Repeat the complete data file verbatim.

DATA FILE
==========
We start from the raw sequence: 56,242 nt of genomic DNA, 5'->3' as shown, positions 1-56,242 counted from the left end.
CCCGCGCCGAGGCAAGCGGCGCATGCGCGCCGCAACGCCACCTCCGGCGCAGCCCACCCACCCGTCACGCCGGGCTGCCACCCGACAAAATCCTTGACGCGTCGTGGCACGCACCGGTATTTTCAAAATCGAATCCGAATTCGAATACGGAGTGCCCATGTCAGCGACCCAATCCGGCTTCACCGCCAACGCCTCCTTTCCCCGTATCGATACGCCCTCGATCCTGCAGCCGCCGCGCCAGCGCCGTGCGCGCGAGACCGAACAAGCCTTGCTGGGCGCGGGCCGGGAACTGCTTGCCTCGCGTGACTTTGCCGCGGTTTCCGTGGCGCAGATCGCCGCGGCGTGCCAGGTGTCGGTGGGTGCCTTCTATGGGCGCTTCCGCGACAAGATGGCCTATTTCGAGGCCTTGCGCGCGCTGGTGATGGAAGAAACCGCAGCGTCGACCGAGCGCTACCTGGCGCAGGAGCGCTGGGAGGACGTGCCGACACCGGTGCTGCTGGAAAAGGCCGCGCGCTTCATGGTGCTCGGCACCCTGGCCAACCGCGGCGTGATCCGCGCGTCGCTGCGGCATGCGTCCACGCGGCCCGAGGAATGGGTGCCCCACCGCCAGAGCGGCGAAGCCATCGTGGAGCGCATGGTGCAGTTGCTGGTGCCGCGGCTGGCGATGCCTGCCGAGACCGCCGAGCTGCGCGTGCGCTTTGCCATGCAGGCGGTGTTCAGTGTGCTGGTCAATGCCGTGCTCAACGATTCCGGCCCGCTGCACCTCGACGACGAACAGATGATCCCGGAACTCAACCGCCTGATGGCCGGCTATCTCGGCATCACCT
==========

We start from the raw sequence: 56,242 nt of genomic DNA, 5'->3' as shown, positions 1-56,242 counted from the left end.
CCCGCGCCGAGGCAAGCGGCGCATGCGCGCCGCAACGCCACCTCCGGCGCAGCCCACCCACCCGTCACGCCGGGCTGCCACCCGACAAAATCCTTGACGCGTCGTGGCACGCACCGGTATTTTCAAAATCGAATCCGAATTCGAATACGGAGTGCCCATGTCAGCGACCCAATCCGGCTTCACCGCCAACGCCTCCTTTCCCCGTATCGATACGCCCTCGATCCTGCAGCCGCCGCGCCAGCGCCGTGCGCGCGAGACCGAACAAGCCTTGCTGGGCGCGGGCCGGGAACTGCTTGCCTCGCGTGACTTTGCCGCGGTTTCCGTGGCGCAGATCGCCGCGGCGTGCCAGGTGTCGGTGGGTGCCTTCTATGGGCGCTTCCGCGACAAGATGGCCTATTTCGAGGCCTTGCGCGCGCTGGTGATGGAAGAAACCGCAGCGTCGACCGAGCGCTACCTGGCGCAGGAGCGCTGGGAGGACGTGCCGACACCGGTGCTGCTGGAAAAGGCCGCGCGCTTCATGGTGCTCGGCACCCTGGCCAACCGCGGCGTGATCCGCGCGTCGCTGCGGCATGCGTCCACGCGGCCCGAGGAATGGGTGCCCCACCGCCAGAGCGGCGAAGCCATCGTGGAGCGCATGGTGCAGTTGCTGGTGCCGCGGCTGGCGATGCCTGCCGAGACCGCCGAGCTGCGCGTGCGCTTTGCCATGCAGGCGGTGTTCAGTGTGCTGGTCAATGCCGTGCTCAACGATTCCGGCCCGCTGCACCTCGACGACGAACAGATGATCCCGGAACTCAACCGCCTGATGGCCGGCTATCTCGGCATCACCT